Broad, who took six for 81 in Australia's
rst innings, fought a spirited rearguard
action and was the nal wicket to fall in a
barrage of short bowling, caught in the deep
by Chris Rogers o Peter Siddle for 32.
"It was a disappointing session before tea
which really swung the game," Carberry
"Credit to the Australian bowlers, they
bowled really well through the innings, we
never got away from them at any point.
"We weren't quite good enough today.
Having said that, it's a new day tomorrow."
Haddin had been run out to end Australia's
innings but his catches accounted for the
wickets of Cook and Trott to give him 200
career dismissals in his 50th test.
"I was too slow," the 35-year-old said of the
run out. --- Reuters
PICTURE: Getty Images
Mitchell Johnson of Australia bowls to Stuart Broad of England during day two of the rst Ashes test match at e Gabba in Brisbane.
Johnson inspires comeback
Last night provided a chance
for the Breakers to ameliorate
a pair of areas that have proved
their undoing so far this
Fortunately for the three-
time defending champions,
they did just that to beat the
Townsville Crocs 81-74 and
earn their third victory of the
e win at the North Shore
Events Centre was built on a
staunch rearguard to begin the
game and an equally resolute
attitude down the stretch after
their lead was whittled away.
Defence and poor fourth
quarters were two key factors in
the Breakers' (3-6) abject start
to the season, and they needed
to improve both facets as much
for their mentality as their
the Crocs (2-5) to 74 points
after coming into the contest
last placed in the league in
conceding 90 points per game.
It was just as imperative for
the home side to put aside
any residual nerves to rest
by closing out a Crocs side
constantly snapping at their
" ere's de nitely some relief,"
coach Dean Vickerman said.
" e group talked about, if we
got another close game like
that, we'd make some changes
to what has happened.
"We made some shots down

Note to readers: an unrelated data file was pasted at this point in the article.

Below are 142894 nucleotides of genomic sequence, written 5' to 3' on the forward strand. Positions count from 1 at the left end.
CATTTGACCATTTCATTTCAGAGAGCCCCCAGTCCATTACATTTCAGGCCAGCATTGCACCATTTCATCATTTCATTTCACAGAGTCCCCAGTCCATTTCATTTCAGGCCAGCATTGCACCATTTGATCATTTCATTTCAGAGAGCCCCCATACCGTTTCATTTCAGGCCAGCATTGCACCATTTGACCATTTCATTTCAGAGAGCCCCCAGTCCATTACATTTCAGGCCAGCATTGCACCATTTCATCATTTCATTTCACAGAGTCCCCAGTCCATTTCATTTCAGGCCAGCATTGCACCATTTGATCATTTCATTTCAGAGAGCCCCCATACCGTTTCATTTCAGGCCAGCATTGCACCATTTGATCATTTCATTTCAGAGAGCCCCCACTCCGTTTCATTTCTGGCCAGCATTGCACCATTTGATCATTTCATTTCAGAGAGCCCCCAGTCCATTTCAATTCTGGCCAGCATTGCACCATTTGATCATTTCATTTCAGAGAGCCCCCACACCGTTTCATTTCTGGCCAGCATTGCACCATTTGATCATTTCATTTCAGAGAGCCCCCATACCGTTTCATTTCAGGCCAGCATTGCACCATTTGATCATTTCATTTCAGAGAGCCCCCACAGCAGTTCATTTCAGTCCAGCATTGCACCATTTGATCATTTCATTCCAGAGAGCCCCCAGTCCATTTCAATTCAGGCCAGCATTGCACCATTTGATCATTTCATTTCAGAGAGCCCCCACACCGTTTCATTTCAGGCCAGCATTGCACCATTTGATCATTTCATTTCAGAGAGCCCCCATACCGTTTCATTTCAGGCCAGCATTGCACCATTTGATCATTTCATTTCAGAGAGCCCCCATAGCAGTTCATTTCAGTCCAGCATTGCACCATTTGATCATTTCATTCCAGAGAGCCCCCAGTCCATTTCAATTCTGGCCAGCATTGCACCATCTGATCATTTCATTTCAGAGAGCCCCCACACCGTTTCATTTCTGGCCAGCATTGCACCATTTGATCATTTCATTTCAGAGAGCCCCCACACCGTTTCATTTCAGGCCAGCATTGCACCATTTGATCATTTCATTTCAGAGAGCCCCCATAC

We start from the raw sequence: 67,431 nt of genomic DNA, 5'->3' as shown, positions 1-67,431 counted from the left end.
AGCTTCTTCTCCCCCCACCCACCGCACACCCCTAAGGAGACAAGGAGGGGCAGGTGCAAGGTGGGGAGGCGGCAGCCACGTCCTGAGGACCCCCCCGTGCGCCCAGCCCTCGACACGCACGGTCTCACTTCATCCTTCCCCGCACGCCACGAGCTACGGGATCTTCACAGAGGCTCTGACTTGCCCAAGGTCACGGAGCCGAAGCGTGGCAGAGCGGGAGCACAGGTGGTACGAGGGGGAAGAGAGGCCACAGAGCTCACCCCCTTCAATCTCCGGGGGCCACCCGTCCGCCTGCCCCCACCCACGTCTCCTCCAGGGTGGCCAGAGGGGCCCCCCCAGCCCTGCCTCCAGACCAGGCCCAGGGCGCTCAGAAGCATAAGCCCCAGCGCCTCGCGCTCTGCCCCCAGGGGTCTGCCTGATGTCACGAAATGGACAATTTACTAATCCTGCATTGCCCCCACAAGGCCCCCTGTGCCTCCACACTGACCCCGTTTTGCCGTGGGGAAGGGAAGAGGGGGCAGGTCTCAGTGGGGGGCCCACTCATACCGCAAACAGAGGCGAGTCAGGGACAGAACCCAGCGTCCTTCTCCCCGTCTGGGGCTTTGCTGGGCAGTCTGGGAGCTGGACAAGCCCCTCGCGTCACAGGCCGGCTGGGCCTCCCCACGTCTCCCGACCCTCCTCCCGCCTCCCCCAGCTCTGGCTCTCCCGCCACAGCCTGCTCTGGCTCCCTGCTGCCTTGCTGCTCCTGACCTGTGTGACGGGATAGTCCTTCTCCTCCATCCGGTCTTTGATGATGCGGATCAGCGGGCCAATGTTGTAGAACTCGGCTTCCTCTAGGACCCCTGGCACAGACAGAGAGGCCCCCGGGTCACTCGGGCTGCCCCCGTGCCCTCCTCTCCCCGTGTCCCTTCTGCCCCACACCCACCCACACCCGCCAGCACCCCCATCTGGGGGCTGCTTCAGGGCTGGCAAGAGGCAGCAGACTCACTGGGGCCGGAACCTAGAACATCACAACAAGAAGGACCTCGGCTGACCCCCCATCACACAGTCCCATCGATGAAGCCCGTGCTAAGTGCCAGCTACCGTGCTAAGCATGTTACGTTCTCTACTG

the stretch, we made our free
throws, we stayed aggressive
and we didn't turn the ball over
in the last few possessions,
which was something we
needed to improve on."
ere was also a big basket
from Tom Abercrombie as
Townsville threatened to grab
their rst lead of the night. e
swingman appears back to his
best and he led all scorers with
24, making ve-of-eight from
deep as the Breakers shot the
three ball well all night.
Daryl Corletto was a big part
of that, scoring 14 points, while
Gary Wilkinson added 12 and
Mika Vukona chimed in with a
Vukona's physicality helped as
the Breakers' maligned defence
enjoyed its nest start so far
this season, causing disruption
throughout the rst quarter and
limiting the Crocs to 14 points.
Townsville was shooting
1-7 from the oor and had
committed four turnovers,
allowing the hosts to create
some early separation and take
an eight-point lead into the
Of equal importance to the
Breakers' fast start was keeping
Brian Conklin and Josh Pace
quiet, with the import pair
who had scorched the New
Zealand team in two previous
meetings limited to ve
points between them in the
rst. Despite experiencing a
limited contribution from the
Americans, the Crocs came into
the contest as the half wore on
and their shooting started to
ankfully for the Breakers,
Abercrombie remained hot,
getting to the line (7-8 FT)
and leading all scorers with 15
as his side went to the major
break up by seven.
Halftime did little to curb
Abercrombie's form, with the
swingman opening the third
with back-to-back threes, but
the Crocs remained in touch.
ey pulled within seven
heading into the nal period,
providing the Breakers the